Drugs such as cyclosporine (Gengraf, Neoral, Sandimmune) and anti-thymocyte globulin are examples. These drugs suppress the activity of immune cells that are damaging your bone marrow. This helps your bone marrow recover and generate new blood cells. Cyclosporine and anti-thymocyte globulin are often used in combination.


Such as methylprednisolone (Medrol, Solu-Medrol), are often given at the same time as these drugs. Some patients will be treated with immunosuppressive medications instead of bone marrow transplantation. These medicines include anti-thymocyte globulin (Thymoglobulin), known as ATG; anti-lymphocyte globulin (ALG); prednisone (Deltasone, Orasone, Meticorten) and cyclosporine (Neoral, Sandimmune, SangCya). The blood-cell production also can be stimulated with erythropoietin, granulocyte colony-stimulating factor (G-CSF), granulocyte-macrophage-colony-stimulating factor (GM-CSF) or other hematopoietic growth factor medications.

Bone marrow stimulants

Certain drugs — including colony-stimulating factors, such as sargramostim (Leukine), filgrastim (Neupogen) and pegfilgrastim (Neulasta), and epoetin alfa (Epogen, Procrit) — may help stimulate the bone marrow to produce new blood cells. Growth factors are often used in combination with immune-suppressing drugs.

Supportive care


  • Platelet transfusions should be considered when the platelet count is <10 x 109/L (or <20 x 109/L in the presence of fever).
  • Risks and benefits also need careful evaluation in view of potential complications – eg, CMV infection.
  • For patients in whom marrow transplantation may be attempted or who are immunosuppressed, irradiated blood components should be given.
  • For patients with life-threatening neutropenic sepsis, consider transfusion of irradiated granulocytes.
  • Iron overload can cause significant problems in heavily transfused patients. Consider iron chelation therapy if the serum ferritin is >1000 μg/L.
  • There have been anecdotal reports of vaccination producing bone marrow failure or triggering relapse of aplastic anaemia, so vaccinations, including influenza vaccinations, should only be given when absolutely necessary.
  • Growth factors: erythropoetin is no longer recommended but granulocyte colony-stimulating factor (G-CSF) should be considered in patients with overwhelming infection who have not responded to the appropriate intravenous antibacterial or antifungal treatment. This should be stopped after one week if there is no demonstrable increase in neutrophil count. One study reported the successful use of granulocyte transfusions combined with G-CSF in patients with severe aplastic anaemia who had contracted severe infections.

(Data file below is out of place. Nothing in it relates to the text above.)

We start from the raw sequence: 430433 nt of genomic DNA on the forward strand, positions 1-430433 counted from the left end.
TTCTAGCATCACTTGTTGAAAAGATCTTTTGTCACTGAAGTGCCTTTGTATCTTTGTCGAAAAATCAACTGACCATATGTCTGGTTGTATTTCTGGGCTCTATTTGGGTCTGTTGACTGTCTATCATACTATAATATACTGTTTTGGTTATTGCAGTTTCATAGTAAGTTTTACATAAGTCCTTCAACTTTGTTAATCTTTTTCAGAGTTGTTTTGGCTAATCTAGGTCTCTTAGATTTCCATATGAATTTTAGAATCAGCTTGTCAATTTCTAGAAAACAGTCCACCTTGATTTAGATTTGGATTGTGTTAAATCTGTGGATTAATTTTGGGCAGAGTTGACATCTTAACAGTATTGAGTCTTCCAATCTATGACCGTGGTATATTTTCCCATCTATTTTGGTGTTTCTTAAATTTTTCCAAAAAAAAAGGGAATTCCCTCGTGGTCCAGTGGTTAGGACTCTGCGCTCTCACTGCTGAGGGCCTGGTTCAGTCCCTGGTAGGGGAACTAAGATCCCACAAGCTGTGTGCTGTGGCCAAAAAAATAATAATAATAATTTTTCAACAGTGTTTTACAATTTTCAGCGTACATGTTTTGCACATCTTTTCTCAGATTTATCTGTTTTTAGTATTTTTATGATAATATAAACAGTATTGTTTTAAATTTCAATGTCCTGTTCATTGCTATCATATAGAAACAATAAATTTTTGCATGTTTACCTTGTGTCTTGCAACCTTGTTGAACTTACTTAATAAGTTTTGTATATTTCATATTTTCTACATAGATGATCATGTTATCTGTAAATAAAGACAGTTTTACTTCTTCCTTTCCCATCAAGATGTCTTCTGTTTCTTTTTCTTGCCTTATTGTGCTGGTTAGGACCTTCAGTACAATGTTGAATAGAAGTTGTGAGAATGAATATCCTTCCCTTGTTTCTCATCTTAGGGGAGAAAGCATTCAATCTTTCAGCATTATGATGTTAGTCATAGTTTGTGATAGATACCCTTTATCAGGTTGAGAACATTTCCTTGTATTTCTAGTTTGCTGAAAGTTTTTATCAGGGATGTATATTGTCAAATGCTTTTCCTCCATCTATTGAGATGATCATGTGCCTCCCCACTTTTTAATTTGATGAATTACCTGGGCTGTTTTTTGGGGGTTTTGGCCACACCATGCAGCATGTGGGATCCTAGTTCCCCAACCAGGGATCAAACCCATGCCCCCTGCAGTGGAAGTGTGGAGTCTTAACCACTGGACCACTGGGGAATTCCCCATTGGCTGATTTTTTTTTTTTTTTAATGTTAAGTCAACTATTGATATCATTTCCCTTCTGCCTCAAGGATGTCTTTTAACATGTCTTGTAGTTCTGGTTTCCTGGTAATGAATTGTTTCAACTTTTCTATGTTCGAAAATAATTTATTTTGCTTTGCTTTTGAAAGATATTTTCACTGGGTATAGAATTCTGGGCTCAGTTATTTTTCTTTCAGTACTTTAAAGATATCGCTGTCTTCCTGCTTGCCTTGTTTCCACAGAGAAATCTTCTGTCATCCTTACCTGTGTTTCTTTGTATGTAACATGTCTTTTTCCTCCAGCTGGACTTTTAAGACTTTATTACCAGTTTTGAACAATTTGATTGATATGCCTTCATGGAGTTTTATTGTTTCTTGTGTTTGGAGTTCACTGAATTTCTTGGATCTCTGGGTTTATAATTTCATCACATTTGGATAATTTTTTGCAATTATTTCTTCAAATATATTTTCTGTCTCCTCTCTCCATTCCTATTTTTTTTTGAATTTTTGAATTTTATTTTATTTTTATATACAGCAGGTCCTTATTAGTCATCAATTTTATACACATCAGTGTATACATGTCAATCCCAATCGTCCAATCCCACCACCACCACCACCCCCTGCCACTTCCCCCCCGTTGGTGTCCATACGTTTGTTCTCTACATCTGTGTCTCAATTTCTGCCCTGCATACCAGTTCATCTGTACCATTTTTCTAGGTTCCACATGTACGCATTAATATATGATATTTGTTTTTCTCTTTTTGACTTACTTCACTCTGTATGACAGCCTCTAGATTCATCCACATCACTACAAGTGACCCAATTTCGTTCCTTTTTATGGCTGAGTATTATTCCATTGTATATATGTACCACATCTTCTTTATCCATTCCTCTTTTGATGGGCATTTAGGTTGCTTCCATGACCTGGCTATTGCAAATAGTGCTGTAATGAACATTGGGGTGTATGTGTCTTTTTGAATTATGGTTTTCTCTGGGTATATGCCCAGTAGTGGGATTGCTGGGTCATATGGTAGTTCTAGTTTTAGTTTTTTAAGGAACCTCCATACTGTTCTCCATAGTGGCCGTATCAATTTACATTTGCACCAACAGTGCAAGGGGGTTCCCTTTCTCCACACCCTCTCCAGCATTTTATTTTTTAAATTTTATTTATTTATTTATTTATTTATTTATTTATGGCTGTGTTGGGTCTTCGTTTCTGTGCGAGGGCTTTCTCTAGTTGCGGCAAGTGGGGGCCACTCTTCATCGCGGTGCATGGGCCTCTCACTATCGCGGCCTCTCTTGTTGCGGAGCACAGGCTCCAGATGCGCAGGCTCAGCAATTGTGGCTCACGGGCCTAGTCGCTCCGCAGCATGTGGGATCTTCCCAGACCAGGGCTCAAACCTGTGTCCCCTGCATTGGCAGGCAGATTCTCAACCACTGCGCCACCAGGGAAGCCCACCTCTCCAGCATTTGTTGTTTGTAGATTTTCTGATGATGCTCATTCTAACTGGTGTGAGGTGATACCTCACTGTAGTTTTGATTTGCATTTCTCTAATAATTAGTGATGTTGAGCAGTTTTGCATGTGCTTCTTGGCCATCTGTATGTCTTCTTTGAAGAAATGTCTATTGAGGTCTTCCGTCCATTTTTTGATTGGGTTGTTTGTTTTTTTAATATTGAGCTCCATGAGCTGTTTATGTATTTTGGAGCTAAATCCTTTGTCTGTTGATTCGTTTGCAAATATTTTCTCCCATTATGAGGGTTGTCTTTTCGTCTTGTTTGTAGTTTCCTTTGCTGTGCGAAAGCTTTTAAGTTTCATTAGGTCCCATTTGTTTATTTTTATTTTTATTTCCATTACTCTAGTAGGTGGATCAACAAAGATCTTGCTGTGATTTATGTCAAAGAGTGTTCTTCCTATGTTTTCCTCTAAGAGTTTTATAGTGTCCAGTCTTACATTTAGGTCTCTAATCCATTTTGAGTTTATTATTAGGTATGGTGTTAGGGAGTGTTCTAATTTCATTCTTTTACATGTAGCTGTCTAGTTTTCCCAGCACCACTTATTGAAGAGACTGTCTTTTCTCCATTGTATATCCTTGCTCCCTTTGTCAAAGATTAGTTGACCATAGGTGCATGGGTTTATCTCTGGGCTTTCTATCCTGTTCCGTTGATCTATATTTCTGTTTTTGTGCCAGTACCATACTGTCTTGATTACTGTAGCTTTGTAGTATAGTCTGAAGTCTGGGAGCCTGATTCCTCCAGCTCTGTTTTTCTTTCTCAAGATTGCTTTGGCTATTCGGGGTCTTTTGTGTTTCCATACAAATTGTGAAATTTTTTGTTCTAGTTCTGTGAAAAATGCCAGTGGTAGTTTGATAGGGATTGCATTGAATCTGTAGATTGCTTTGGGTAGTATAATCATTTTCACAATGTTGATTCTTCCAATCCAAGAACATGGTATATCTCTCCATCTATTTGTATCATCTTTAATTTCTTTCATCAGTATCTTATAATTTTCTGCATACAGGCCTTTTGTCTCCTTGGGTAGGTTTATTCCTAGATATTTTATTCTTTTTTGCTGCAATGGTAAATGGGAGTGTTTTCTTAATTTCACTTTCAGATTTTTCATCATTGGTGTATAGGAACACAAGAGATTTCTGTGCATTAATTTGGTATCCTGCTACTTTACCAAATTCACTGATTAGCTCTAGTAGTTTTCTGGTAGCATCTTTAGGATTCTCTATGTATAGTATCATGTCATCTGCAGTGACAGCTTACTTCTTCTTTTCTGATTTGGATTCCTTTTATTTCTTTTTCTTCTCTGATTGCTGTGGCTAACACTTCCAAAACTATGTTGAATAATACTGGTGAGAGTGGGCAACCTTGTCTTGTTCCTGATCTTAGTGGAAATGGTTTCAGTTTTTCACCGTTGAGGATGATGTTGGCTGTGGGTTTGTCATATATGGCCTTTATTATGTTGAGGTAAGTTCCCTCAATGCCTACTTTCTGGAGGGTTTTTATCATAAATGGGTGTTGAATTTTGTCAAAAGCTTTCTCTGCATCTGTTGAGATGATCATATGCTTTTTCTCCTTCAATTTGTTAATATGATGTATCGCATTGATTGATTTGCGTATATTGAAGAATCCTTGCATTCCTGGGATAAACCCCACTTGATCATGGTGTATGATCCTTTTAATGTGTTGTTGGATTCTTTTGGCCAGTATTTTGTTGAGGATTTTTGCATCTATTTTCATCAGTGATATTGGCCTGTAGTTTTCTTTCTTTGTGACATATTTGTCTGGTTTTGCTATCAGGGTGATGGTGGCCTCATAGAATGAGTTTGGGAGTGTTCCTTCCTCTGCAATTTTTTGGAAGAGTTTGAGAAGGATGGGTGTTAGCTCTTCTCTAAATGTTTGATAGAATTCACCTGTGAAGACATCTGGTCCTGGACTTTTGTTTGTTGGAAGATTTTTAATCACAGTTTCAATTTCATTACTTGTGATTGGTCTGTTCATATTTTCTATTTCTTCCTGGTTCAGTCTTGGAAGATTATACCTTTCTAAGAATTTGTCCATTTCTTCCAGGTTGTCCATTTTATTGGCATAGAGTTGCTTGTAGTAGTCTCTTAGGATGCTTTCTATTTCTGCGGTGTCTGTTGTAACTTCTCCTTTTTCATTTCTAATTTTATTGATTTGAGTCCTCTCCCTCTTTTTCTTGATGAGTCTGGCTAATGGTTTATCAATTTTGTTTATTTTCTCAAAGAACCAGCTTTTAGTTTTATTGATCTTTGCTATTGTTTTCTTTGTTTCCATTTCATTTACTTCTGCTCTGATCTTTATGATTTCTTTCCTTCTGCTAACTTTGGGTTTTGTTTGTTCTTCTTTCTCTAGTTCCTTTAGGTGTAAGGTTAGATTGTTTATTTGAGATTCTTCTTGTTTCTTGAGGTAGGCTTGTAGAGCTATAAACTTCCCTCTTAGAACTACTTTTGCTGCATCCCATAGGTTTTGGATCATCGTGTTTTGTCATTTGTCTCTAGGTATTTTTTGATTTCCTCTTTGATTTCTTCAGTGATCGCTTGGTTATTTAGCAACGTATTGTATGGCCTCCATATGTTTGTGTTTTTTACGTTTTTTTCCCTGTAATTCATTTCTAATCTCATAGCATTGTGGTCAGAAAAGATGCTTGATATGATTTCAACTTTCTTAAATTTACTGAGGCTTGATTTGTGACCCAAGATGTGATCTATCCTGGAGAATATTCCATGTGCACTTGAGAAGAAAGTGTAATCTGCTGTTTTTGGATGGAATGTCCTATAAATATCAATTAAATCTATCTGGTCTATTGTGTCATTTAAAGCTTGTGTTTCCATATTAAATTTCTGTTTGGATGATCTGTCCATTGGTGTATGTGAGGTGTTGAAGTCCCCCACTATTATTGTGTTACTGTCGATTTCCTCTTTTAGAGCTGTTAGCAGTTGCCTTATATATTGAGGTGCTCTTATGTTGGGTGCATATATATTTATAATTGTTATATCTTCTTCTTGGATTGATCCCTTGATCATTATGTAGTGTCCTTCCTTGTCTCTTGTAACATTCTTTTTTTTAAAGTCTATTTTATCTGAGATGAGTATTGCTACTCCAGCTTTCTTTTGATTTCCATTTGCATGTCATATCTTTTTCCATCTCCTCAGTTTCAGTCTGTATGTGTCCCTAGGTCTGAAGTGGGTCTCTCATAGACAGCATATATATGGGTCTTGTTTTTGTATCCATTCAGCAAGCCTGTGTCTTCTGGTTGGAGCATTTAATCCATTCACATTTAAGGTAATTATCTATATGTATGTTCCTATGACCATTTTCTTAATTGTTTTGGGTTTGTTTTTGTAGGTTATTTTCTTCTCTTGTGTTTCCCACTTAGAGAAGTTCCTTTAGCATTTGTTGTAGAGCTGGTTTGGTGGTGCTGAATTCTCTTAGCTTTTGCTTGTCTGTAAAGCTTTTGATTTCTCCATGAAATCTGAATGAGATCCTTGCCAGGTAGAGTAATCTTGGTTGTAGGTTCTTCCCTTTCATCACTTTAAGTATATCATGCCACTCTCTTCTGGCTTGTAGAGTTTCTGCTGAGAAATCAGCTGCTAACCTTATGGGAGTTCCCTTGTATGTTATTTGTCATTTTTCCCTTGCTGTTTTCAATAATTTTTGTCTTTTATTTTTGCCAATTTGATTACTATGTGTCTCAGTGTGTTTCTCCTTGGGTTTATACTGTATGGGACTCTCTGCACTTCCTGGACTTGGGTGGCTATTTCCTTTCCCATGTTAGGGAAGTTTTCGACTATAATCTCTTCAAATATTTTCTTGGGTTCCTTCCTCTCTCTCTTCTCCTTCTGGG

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  • Overwhelming sepsis caused by bacteria or fungi (especially aspergillus) is the most frequent cause of death from aplastic anaemia.
  • In most circumstances, prophylactic antibiotics are unnecessary.
  • Patients with a high risk of infection should be managed in isolation when in hospital and should receive prophylactic antibiotics and antifungals, regular mouth care including an antiseptic mouthwash such as chlorhexidine and food of low bacterial content.
  • For patients with absolute neutrophil counts consistently lower than 0.5 x 109/L, oral prophylaxis with an antibiotic should be given.
  • Patients with febrile neutropenia should be treated promptly with broad-range antibiotics; in those with persistent fever after the initiation of antibacterial drugs, intravenous amphotericin should be added.
  • Prophylaxis for Pneumocystis jirovecii pneumonia should be given to all patients for at least six months after bone marrow transplantation but is not routinely given after ATG in Europe.

Ayurvadic treatment and natural cures

Protecting yourself from germs – People easily get infections when they do not wash their hands regularly. If you want to stay away from the infections, then you must wash your hands very frequently. Also people who are sick can make you get infections. You should not be in near area with sick people if you do not want to get aplastic anemia disease.

Bananas – People who suffer from anemia are consuming ripe bananas. Also they add honey in it. You should eat it two times per day. This aplastic anemia home remedy are rich with iron which means that they will stimulate the hemoglobin production in your blood.

Vitamin B12 – Many people who have deficiency in Vitamin B12 are having increased chances of getting anemia. This aplastic anemia home remedy is water soluble which means that it will not cause any side effects to these people if they want to use it as supplement. But you should talk with your doctor about the recommended dose.

Avoiding contact sports

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When you suffer from aplastic anemia, then you have an increased risk of bleeding. This is possible because in your body there is small number of the platelet. This is a reason why you should avoid sports and activities in which you can fall or cut.

Foods to avoid – You should avoid chocolate because it has a substance that can remove the iron from your body. When you are trying to increase the iron levels in your body, then you should not eat chocolates. Bran is rich with insoluble fiber. When you are consuming iron food, then the insoluble fiber is trapping and removing the iron during the digestion process. You should avoid soda because this product has high amounts of sugar and poor amounts of nutrients which are blocking the iron absorption. You should not drink more than one cup per day of black tea and coffee because they are blocking the absorption of iron.